Gilles Letourneau
Born January, 1959
Currently lives and works in South Portland, Maine

I was born in St. Come, Canada and raised in Portland Maine, having moved to Maine at a young age with my parents who were looking for better opportunities. My mother would hold art parties mostly with finger paints on Saturday afternoons for neighborhood kids. I remember her telling dismayed onlookers in a French accent when things got really messy “Don’t worry it’s just paper and paint, let them play”. That was my intro to art and I loved every session.
Along with a love of art I had a strong aptitude for mathematics and so I ultimately pursued a degree in Architecture at Syracuse University. Working through college and afterwards as a licensed Architect in Maine, developing renderings in watercolor and creating paintings for family and friends, was always an endeared activity. Oil paints became my medium of choice a few years ago.

My early inspirations with oils stem from a brief study of Rembrandt’s late portraits especially the brush work and the way he applied highlights to gold and metallic objects with quite an abstract result. I wondered “Isn’t all painting ‘abstract’ to some extent?

Working with Diane Dahlke at the Maine College of Art, I began a series I call “Micro Abstraction”. My work explores the line between abstraction and realism. This concept differs from what’s called ‘Abstract-realism’ seen in the work of James Kandt, and to some extent William Turner because the abstract areas are clearly confined to patches of thick paint while the subject matter provides context and takes on a carefully crafted realism.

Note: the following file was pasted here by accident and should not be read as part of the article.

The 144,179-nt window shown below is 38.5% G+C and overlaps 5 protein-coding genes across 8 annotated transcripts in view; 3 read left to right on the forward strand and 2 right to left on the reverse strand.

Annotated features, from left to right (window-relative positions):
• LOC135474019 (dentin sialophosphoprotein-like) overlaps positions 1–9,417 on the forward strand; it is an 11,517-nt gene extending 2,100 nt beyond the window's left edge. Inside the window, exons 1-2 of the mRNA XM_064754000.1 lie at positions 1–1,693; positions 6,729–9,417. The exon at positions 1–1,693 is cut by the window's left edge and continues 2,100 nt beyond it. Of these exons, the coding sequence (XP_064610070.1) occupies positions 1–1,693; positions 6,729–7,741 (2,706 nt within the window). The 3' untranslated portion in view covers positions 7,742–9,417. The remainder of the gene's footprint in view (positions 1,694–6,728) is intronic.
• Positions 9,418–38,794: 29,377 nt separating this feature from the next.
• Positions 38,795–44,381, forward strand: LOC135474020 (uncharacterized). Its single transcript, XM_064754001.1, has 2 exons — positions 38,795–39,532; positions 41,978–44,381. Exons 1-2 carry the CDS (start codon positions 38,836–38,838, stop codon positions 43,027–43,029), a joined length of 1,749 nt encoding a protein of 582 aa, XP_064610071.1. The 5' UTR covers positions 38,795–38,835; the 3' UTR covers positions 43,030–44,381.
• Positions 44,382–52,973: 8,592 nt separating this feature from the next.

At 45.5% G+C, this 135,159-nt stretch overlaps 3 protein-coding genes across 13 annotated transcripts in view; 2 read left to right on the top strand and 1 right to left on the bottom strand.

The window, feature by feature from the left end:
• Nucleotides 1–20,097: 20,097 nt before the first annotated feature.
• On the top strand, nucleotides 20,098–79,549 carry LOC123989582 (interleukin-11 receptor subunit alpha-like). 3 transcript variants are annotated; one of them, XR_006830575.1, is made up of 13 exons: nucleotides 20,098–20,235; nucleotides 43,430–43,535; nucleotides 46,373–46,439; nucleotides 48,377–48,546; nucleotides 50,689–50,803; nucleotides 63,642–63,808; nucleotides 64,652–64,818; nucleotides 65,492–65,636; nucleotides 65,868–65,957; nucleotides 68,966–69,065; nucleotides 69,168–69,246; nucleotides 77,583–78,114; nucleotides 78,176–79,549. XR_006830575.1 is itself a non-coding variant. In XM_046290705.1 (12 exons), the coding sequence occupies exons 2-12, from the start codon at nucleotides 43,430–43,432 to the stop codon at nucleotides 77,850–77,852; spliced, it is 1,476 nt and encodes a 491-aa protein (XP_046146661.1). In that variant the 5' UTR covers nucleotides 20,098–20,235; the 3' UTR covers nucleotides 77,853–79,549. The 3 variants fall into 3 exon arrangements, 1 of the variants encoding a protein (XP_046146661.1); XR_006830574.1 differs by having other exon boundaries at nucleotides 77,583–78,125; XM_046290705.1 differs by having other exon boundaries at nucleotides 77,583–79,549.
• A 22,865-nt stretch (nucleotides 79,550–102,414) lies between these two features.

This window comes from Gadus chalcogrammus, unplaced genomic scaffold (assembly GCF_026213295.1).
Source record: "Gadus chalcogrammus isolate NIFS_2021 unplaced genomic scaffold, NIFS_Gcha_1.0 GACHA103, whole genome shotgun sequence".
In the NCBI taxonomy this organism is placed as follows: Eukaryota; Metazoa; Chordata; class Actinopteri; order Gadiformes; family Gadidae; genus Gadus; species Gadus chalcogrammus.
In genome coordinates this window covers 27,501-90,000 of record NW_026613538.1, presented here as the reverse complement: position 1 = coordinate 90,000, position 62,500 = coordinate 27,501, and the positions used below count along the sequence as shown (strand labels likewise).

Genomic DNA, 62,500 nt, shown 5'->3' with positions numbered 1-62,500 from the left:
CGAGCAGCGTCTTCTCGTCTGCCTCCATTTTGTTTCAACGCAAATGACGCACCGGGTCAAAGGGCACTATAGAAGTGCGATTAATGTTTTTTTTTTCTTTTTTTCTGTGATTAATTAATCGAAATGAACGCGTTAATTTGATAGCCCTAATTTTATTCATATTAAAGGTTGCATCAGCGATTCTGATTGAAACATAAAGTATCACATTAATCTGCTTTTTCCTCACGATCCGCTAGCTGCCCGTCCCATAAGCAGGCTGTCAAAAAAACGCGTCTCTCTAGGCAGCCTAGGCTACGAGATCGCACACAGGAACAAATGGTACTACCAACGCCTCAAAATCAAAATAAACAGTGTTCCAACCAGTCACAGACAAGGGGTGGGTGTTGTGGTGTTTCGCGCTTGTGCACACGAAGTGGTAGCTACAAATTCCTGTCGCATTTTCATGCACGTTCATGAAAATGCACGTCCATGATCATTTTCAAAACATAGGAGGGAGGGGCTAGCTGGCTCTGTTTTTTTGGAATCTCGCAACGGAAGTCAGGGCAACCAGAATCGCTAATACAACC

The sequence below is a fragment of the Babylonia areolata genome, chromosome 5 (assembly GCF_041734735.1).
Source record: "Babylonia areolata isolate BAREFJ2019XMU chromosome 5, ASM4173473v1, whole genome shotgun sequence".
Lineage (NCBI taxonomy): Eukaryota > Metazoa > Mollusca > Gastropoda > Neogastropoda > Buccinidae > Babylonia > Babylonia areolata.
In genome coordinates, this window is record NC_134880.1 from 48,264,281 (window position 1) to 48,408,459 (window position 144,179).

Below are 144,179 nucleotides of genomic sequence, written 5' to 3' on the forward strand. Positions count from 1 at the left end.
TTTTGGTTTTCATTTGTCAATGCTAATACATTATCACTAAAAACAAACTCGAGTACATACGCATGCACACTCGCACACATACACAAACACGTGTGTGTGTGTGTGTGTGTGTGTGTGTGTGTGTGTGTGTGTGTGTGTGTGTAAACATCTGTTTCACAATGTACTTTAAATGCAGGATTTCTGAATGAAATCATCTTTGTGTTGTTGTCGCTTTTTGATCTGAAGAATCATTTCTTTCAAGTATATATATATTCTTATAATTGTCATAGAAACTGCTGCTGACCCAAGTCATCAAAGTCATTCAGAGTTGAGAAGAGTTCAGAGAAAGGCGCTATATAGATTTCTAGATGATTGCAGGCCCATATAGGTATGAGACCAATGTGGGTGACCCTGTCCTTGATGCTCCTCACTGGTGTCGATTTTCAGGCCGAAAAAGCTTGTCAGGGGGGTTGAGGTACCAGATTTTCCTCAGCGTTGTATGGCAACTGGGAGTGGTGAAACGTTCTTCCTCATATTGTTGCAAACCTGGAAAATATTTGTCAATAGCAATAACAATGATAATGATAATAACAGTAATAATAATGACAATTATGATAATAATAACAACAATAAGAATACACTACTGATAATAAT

This series called “Micro Abstraction, Helmets” depicts historic war helmets and masks at different stages of corrosion. Though the helmets were originally crafted with great care, time has marred their beauty bearing scars of decay while leaving other areas almost untouched to display their original beauty. See if you can see hints of the battle scene and figurines in the intricate areas.

The paintings are completed in different mediums. I use heavy weave canvas or gesso boards. In some cases metal leaf is sparingly applied.  I find that canvas allows me to apply thick paints and create a heavy robust feeling.  The board provides a perfect surface for smooth metallic effects using thin layers of paint, washes and metal leaf.

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